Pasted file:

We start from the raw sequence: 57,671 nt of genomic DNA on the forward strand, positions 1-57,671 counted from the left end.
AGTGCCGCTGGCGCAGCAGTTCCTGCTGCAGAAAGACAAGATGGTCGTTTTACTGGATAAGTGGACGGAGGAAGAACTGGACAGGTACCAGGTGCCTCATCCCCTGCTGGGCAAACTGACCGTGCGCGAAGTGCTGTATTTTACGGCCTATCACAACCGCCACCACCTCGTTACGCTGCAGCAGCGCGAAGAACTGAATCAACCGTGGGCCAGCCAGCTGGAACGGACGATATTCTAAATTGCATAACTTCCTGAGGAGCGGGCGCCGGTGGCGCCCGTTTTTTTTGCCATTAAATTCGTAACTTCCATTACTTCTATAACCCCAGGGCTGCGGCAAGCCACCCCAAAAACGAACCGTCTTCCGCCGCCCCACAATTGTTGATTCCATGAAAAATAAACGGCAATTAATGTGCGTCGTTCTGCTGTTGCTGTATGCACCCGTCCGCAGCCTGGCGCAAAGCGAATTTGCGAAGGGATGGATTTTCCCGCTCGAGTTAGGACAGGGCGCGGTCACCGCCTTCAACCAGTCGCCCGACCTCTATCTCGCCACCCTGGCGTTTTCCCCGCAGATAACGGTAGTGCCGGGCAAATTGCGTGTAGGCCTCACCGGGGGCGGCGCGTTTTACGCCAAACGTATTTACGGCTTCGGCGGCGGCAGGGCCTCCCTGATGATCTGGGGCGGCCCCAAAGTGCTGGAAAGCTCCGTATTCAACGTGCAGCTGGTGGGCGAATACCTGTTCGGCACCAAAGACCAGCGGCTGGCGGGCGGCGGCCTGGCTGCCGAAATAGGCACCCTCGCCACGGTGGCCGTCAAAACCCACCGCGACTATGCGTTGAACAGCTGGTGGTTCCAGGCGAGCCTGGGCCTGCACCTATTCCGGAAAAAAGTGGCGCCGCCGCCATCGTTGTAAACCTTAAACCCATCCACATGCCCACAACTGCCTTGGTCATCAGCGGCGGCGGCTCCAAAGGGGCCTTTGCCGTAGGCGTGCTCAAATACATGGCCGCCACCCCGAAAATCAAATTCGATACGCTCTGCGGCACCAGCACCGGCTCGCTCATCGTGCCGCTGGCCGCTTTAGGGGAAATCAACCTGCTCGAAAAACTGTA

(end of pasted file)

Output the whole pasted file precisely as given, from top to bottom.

We start from the raw sequence: 57,671 nt of genomic DNA on the forward strand, positions 1-57,671 counted from the left end.
AGTGCCGCTGGCGCAGCAGTTCCTGCTGCAGAAAGACAAGATGGTCGTTTTACTGGATAAGTGGACGGAGGAAGAACTGGACAGGTACCAGGTGCCTCATCCCCTGCTGGGCAAACTGACCGTGCGCGAAGTGCTGTATTTTACGGCCTATCACAACCGCCACCACCTCGTTACGCTGCAGCAGCGCGAAGAACTGAATCAACCGTGGGCCAGCCAGCTGGAACGGACGATATTCTAAATTGCATAACTTCCTGAGGAGCGGGCGCCGGTGGCGCCCGTTTTTTTTGCCATTAAATTCGTAACTTCCATTACTTCTATAACCCCAGGGCTGCGGCAAGCCACCCCAAAAACGAACCGTCTTCCGCCGCCCCACAATTGTTGATTCCATGAAAAATAAACGGCAATTAATGTGCGTCGTTCTGCTGTTGCTGTATGCACCCGTCCGCAGCCTGGCGCAAAGCGAATTTGCGAAGGGATGGATTTTCCCGCTCGAGTTAGGACAGGGCGCGGTCACCGCCTTCAACCAGTCGCCCGACCTCTATCTCGCCACCCTGGCGTTTTCCCCGCAGATAACGGTAGTGCCGGGCAAATTGCGTGTAGGCCTCACCGGGGGCGGCGCGTTTTACGCCAAACGTATTTACGGCTTCGGCGGCGGCAGGGCCTCCCTGATGATCTGGGGCGGCCCCAAAGTGCTGGAAAGCTCCGTATTCAACGTGCAGCTGGTGGGCGAATACCTGTTCGGCACCAAAGACCAGCGGCTGGCGGGCGGCGGCCTGGCTGCCGAAATAGGCACCCTCGCCACGGTGGCCGTCAAAACCCACCGCGACTATGCGTTGAACAGCTGGTGGTTCCAGGCGAGCCTGGGCCTGCACCTATTCCGGAAAAAAGTGGCGCCGCCGCCATCGTTGTAAACCTTAAACCCATCCACATGCCCACAACTGCCTTGGTCATCAGCGGCGGCGGCTCCAAAGGGGCCTTTGCCGTAGGCGTGCTCAAATACATGGCCGCCACCCCGAAAATCAAATTCGATACGCTCTGCGGCACCAGCACCGGCTCGCTCATCGTGCCGCTGGCCGCTTTAGGGGAAATCAACCTGCTCGAAAAACTGTA